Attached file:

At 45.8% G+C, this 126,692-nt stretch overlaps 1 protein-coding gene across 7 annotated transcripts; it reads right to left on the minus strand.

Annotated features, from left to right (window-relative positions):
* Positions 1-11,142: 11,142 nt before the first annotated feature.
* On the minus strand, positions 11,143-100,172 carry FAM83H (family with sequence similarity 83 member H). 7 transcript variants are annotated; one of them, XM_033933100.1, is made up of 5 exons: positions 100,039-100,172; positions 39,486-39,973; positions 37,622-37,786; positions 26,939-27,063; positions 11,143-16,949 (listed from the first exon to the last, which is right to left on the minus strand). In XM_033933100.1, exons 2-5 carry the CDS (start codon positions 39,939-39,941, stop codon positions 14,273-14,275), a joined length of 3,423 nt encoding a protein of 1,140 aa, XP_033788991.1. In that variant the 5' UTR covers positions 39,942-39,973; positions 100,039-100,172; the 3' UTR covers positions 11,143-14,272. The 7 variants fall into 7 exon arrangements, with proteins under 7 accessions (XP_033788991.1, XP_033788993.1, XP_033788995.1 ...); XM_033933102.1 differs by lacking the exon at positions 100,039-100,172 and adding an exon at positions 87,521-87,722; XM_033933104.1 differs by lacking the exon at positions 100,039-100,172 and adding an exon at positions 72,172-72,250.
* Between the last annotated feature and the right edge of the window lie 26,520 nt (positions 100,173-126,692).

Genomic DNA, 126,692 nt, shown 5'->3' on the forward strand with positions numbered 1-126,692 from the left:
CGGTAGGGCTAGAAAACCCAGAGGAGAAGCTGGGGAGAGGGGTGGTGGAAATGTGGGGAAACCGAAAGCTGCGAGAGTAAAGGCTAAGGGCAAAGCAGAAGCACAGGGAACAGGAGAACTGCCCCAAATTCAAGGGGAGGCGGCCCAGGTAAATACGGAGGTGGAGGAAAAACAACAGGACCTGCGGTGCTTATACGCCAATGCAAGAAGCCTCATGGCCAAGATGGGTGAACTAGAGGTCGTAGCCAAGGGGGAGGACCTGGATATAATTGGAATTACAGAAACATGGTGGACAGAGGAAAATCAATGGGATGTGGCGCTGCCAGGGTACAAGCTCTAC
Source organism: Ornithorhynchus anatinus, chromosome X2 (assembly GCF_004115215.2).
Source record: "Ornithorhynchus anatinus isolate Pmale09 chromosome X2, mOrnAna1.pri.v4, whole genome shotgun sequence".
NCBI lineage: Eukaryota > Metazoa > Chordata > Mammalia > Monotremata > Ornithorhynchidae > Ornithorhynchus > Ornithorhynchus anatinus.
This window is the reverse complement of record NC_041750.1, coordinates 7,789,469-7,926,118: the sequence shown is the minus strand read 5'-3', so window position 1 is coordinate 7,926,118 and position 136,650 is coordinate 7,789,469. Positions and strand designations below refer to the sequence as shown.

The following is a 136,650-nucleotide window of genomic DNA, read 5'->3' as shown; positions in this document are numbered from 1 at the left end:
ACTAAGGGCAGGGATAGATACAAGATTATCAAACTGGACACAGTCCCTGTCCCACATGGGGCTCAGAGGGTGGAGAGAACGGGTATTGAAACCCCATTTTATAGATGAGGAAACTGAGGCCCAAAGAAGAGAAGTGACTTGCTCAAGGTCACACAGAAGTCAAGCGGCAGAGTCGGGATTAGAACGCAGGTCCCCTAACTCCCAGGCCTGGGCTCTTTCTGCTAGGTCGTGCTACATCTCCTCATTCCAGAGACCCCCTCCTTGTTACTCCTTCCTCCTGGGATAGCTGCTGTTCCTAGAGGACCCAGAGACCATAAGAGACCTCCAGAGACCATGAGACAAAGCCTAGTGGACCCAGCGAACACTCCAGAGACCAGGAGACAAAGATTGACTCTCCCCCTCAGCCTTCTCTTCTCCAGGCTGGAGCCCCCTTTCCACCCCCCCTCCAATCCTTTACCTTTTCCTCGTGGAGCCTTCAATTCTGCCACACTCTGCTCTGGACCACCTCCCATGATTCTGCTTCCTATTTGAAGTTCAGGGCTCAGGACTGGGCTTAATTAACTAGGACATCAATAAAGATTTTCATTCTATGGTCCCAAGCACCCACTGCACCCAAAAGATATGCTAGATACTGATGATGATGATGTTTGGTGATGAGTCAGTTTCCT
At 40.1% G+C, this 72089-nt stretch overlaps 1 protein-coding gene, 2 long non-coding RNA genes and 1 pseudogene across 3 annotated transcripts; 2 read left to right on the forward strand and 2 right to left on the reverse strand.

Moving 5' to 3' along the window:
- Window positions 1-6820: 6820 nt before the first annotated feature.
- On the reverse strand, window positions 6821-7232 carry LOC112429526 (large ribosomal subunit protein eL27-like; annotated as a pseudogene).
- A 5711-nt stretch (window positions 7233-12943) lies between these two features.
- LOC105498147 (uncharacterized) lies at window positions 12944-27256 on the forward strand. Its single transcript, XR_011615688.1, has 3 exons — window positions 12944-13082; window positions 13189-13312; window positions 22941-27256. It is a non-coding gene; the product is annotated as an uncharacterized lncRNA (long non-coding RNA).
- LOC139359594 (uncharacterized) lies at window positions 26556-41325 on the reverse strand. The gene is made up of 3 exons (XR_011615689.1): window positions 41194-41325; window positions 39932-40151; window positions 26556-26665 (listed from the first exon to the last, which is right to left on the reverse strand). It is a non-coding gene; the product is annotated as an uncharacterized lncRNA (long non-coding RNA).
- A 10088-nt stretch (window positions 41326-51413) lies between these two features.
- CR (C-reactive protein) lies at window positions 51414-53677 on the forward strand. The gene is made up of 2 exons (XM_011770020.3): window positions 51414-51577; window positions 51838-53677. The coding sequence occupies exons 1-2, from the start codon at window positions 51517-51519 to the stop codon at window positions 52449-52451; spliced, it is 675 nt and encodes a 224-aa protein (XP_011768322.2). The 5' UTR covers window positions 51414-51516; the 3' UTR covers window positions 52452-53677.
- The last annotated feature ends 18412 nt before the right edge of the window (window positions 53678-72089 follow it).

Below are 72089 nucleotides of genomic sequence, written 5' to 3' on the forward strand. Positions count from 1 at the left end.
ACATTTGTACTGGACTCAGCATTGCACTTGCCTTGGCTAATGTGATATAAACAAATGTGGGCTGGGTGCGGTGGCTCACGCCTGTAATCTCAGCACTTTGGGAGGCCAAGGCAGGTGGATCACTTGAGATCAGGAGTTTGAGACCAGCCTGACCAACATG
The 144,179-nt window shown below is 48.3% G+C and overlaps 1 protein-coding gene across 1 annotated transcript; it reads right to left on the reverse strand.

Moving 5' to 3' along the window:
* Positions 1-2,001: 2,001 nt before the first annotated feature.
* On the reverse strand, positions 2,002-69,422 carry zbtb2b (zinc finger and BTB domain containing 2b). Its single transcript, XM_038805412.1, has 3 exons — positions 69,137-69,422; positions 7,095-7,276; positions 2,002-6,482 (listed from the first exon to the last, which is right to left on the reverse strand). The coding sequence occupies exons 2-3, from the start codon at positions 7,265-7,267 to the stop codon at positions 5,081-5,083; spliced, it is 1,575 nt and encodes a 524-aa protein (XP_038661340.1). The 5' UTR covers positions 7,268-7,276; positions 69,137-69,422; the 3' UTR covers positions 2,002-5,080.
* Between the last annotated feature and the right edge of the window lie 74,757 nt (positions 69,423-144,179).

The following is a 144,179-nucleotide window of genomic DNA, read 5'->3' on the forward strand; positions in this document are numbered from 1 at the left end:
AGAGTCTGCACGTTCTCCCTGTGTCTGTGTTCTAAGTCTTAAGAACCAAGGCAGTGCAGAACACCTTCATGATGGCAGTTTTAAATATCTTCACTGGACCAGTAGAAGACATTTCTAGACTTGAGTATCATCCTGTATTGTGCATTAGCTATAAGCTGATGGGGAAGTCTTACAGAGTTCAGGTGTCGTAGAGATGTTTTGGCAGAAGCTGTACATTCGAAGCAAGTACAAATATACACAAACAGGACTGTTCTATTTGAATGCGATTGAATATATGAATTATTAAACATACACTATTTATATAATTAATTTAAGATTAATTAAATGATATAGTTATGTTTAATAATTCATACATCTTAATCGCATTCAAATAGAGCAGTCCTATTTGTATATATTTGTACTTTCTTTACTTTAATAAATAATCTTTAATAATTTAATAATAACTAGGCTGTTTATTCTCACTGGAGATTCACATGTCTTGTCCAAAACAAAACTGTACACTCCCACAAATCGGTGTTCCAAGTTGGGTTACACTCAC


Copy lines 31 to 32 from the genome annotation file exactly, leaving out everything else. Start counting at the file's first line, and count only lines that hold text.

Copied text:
The following is a 144,179-nucleotide window of genomic DNA, read 5'->3' on the forward strand; positions in this document are numbered from 1 at the left end:
AGAGTCTGCACGTTCTCCCTGTGTCTGTGTTCTAAGTCTTAAGAACCAAGGCAGTGCAGAACACCTTCATGATGGCAGTTTTAAATATCTTCACTGGACCAGTAGAAGACATTTCTAGACTTGAGTATCATCCTGTATTGTGCATTAGCTATAAGCTGATGGGGAAGTCTTACAGAGTTCAGGTGTCGTAGAGATGTTTTGGCAGAAGCTGTACATTCGAAGCAAGTACAAATATACACAAACAGGACTGTTCTATTTGAATGCGATTGAATATATGAATTATTAAACATACACTATTTATATAATTAATTTAAGATTAATTAAATGATATAGTTATGTTTAATAATTCATACATCTTAATCGCATTCAAATAGAGCAGTCCTATTTGTATATATTTGTACTTTCTTTACTTTAATAAATAATCTTTAATAATTTAATAATAACTAGGCTGTTTATTCTCACTGGAGATTCACATGTCTTGTCCAAAACAAAACTGTACACTCCCACAAATCGGTGTTCCAAGTTGGGTTACACTCAC